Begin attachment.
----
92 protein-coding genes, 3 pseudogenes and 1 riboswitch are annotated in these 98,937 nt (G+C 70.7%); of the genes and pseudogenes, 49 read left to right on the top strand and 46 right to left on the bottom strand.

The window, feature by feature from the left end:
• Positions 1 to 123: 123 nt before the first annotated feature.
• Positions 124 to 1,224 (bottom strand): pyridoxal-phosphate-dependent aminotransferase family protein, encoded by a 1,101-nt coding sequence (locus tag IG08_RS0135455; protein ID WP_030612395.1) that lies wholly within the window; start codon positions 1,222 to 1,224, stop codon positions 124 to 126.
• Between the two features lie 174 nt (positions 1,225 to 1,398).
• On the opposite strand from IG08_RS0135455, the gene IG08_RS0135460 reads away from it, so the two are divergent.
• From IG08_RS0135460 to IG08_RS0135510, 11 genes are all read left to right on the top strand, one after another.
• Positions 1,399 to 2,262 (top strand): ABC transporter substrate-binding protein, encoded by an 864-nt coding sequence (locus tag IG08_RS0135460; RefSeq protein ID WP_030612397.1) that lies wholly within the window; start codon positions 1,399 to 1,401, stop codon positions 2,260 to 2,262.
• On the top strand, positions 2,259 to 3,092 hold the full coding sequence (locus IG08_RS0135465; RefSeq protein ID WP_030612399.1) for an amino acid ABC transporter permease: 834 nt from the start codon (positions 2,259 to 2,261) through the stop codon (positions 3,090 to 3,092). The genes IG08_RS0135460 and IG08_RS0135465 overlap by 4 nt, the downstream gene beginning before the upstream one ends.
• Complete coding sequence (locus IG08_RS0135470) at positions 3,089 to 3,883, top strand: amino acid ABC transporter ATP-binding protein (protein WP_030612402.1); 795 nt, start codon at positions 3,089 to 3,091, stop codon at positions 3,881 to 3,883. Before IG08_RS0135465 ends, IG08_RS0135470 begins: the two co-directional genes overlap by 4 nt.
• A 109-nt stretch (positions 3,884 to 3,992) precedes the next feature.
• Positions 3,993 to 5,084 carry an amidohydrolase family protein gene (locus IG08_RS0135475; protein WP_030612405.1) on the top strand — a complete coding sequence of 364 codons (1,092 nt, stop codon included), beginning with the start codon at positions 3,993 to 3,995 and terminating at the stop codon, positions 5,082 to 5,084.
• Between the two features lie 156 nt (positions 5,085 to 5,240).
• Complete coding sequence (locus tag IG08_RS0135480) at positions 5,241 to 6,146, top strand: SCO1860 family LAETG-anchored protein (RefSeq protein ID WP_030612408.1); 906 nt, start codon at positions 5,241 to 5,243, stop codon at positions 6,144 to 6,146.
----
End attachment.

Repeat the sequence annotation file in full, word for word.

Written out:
92 protein-coding genes, 3 pseudogenes and 1 riboswitch are annotated in these 98,937 nt (G+C 70.7%); of the genes and pseudogenes, 49 read left to right on the top strand and 46 right to left on the bottom strand.

The window, feature by feature from the left end:
• Positions 1 to 123: 123 nt before the first annotated feature.
• Positions 124 to 1,224 (bottom strand): pyridoxal-phosphate-dependent aminotransferase family protein, encoded by a 1,101-nt coding sequence (locus tag IG08_RS0135455; protein ID WP_030612395.1) that lies wholly within the window; start codon positions 1,222 to 1,224, stop codon positions 124 to 126.
• Between the two features lie 174 nt (positions 1,225 to 1,398).
• On the opposite strand from IG08_RS0135455, the gene IG08_RS0135460 reads away from it, so the two are divergent.
• From IG08_RS0135460 to IG08_RS0135510, 11 genes are all read left to right on the top strand, one after another.
• Positions 1,399 to 2,262 (top strand): ABC transporter substrate-binding protein, encoded by an 864-nt coding sequence (locus tag IG08_RS0135460; RefSeq protein ID WP_030612397.1) that lies wholly within the window; start codon positions 1,399 to 1,401, stop codon positions 2,260 to 2,262.
• On the top strand, positions 2,259 to 3,092 hold the full coding sequence (locus IG08_RS0135465; RefSeq protein ID WP_030612399.1) for an amino acid ABC transporter permease: 834 nt from the start codon (positions 2,259 to 2,261) through the stop codon (positions 3,090 to 3,092). The genes IG08_RS0135460 and IG08_RS0135465 overlap by 4 nt, the downstream gene beginning before the upstream one ends.
• Complete coding sequence (locus IG08_RS0135470) at positions 3,089 to 3,883, top strand: amino acid ABC transporter ATP-binding protein (protein WP_030612402.1); 795 nt, start codon at positions 3,089 to 3,091, stop codon at positions 3,881 to 3,883. Before IG08_RS0135465 ends, IG08_RS0135470 begins: the two co-directional genes overlap by 4 nt.
• A 109-nt stretch (positions 3,884 to 3,992) precedes the next feature.
• Positions 3,993 to 5,084 carry an amidohydrolase family protein gene (locus IG08_RS0135475; protein WP_030612405.1) on the top strand — a complete coding sequence of 364 codons (1,092 nt, stop codon included), beginning with the start codon at positions 3,993 to 3,995 and terminating at the stop codon, positions 5,082 to 5,084.
• Between the two features lie 156 nt (positions 5,085 to 5,240).
• Complete coding sequence (locus tag IG08_RS0135480) at positions 5,241 to 6,146, top strand: SCO1860 family LAETG-anchored protein (RefSeq protein ID WP_030612408.1); 906 nt, start codon at positions 5,241 to 5,243, stop codon at positions 6,144 to 6,146.